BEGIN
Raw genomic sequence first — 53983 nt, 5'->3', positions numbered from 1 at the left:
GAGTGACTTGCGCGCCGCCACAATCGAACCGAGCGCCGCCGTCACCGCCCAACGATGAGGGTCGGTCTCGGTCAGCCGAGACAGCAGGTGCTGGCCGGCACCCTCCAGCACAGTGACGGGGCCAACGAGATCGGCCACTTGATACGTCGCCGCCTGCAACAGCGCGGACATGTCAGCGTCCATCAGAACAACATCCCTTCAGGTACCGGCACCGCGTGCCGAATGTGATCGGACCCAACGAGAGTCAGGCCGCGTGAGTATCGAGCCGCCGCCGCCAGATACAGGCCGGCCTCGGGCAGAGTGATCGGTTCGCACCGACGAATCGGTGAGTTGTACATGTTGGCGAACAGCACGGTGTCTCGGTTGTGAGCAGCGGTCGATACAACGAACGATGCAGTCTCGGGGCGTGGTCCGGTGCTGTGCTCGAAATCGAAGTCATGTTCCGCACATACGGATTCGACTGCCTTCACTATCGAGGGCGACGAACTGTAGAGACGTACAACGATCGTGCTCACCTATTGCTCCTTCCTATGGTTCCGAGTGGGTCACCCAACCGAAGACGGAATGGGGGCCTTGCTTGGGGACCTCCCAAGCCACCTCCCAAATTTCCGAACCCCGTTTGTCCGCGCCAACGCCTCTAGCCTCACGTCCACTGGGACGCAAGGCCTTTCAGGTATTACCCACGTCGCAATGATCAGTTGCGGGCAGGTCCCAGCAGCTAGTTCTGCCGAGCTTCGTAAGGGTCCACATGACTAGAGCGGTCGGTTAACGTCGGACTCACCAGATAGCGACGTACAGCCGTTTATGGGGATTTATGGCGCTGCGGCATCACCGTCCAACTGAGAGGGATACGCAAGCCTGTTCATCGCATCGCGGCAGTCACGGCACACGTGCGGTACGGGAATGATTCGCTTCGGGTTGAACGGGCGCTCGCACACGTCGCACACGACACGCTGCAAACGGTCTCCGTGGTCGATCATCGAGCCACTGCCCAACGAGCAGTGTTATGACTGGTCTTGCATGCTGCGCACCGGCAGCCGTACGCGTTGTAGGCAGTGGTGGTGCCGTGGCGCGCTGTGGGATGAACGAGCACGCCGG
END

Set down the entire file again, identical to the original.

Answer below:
Raw genomic sequence first — 53983 nt, 5'->3', positions numbered from 1 at the left:
GAGTGACTTGCGCGCCGCCACAATCGAACCGAGCGCCGCCGTCACCGCCCAACGATGAGGGTCGGTCTCGGTCAGCCGAGACAGCAGGTGCTGGCCGGCACCCTCCAGCACAGTGACGGGGCCAACGAGATCGGCCACTTGATACGTCGCCGCCTGCAACAGCGCGGACATGTCAGCGTCCATCAGAACAACATCCCTTCAGGTACCGGCACCGCGTGCCGAATGTGATCGGACCCAACGAGAGTCAGGCCGCGTGAGTATCGAGCCGCCGCCGCCAGATACAGGCCGGCCTCGGGCAGAGTGATCGGTTCGCACCGACGAATCGGTGAGTTGTACATGTTGGCGAACAGCACGGTGTCTCGGTTGTGAGCAGCGGTCGATACAACGAACGATGCAGTCTCGGGGCGTGGTCCGGTGCTGTGCTCGAAATCGAAGTCATGTTCCGCACATACGGATTCGACTGCCTTCACTATCGAGGGCGACGAACTGTAGAGACGTACAACGATCGTGCTCACCTATTGCTCCTTCCTATGGTTCCGAGTGGGTCACCCAACCGAAGACGGAATGGGGGCCTTGCTTGGGGACCTCCCAAGCCACCTCCCAAATTTCCGAACCCCGTTTGTCCGCGCCAACGCCTCTAGCCTCACGTCCACTGGGACGCAAGGCCTTTCAGGTATTACCCACGTCGCAATGATCAGTTGCGGGCAGGTCCCAGCAGCTAGTTCTGCCGAGCTTCGTAAGGGTCCACATGACTAGAGCGGTCGGTTAACGTCGGACTCACCAGATAGCGACGTACAGCCGTTTATGGGGATTTATGGCGCTGCGGCATCACCGTCCAACTGAGAGGGATACGCAAGCCTGTTCATCGCATCGCGGCAGTCACGGCACACGTGCGGTACGGGAATGATTCGCTTCGGGTTGAACGGGCGCTCGCACACGTCGCACACGACACGCTGCAAACGGTCTCCGTGGTCGATCATCGAGCCACTGCCCAACGAGCAGTGTTATGACTGGTCTTGCATGCTGCGCACCGGCAGCCGTACGCGTTGTAGGCAGTGGTGGTGCCGTGGCGCGCTGTGGGATGAACGAGCACGCCGG